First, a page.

The BYU Law School, established in 1973 was named after J. Reuben Clark, a brilliant attorney and statesman. Rex E. Lee, first dean of the Law School said, “Surely the inspiring career of President Clark, ‘one of the greatest lawyers of [his] time’ would inspire law students to similarly revere and uphold the Constitution and to pursue equally honorable careers in the field of law.”
In an address to the first class of the BYU Law School, Dallin H. Oaks, president of Brigham Young University, said, “J. Reuben Clark was a widely acclaimed authority in international and constitutional law, a distinguished public servant, an eminent author, a wise counselor, and a servant of the Lord. His coherent philosophy of law and government was born of brilliance and nurtured by superior education, experience, love of country, and devotion to God. Men with his combination of brilliance, wisdom, and faith are all too rare, and we do well to seek their acquaintance.
“The life of J. Reuben Clark exemplifies the excellence of mind and character we seek to foster in the law school that now bears his name. Every person—and especially every young student of the law—can identify with the life of this great man and appropriately aspire to the greatness he attained.”
In the thirty-five years since the BYU Law School graduated its first class, it has developed a reputation for one of the strongest law schools in the western United States. Its students rank among the top 20 percent of all schools based upon their LSAT scores and undergraduate grade point averages.
Twelve of BYU Law School’s alumni have clerked for Justices of the United States Supreme Court, as well as for federal judges at the District and Circuit court levels and state supreme court justices. The number of students offered judicial clerkships continues to steadily climb with 12 students offered a clerkship for the 2011-2012 term and 15 students offered clerkships for the upcoming 2012-2012 term.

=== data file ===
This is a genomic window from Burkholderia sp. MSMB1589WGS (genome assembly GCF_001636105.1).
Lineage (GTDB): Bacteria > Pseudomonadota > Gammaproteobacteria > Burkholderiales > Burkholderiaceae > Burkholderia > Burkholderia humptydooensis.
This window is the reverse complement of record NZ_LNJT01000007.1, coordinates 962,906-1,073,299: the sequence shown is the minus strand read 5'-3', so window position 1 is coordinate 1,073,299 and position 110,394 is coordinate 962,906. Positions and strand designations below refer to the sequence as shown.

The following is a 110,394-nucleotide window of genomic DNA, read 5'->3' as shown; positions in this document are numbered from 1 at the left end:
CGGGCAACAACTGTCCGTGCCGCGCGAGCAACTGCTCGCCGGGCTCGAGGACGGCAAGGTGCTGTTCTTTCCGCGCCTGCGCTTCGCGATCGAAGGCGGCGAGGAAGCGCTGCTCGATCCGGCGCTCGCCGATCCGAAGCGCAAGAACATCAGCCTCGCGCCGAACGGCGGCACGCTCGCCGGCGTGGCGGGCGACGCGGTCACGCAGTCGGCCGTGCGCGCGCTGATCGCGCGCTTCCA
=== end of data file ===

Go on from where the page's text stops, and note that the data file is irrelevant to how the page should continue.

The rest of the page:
In addition, the Law School runs one of the leading externship programs in the country with more than 80 percent of its students participating in externships in 25 different countries. The program was recently ranked number four in the October 2011 issue of the National Jurist for externship opportunities.
The Law School itself doubled the square footage of its Law Library in 1995 and has recently added at new Trial Courtroom. Students participating in the Law School’s Trial Advocacy Program will practice their trial advocacy skills and prepare for competitions in the new facilities.
In addition, students will attend classes in the room during the week. Utah Bar members will also have the opportunity to take advantage of the new space for mock jury trials, giving students greater exposure to the world of advocacy.
The new courtroom features several new technological advances including a customized Tec Podium. A pop-out document camera gives access to digital white board capability permitting a dime to appear as large as 8 feet tall on each of two 13 foot wide screens. With the touch of a button, the classroom converts into a state-of-the-art courtroom as the Tec Podium rotates 180 degrees and becomes the lawyer’s podium. A video annotator is provided at the witness stand so that pointing or drawing on the monitor with a finger can be seen throughout the courtroom.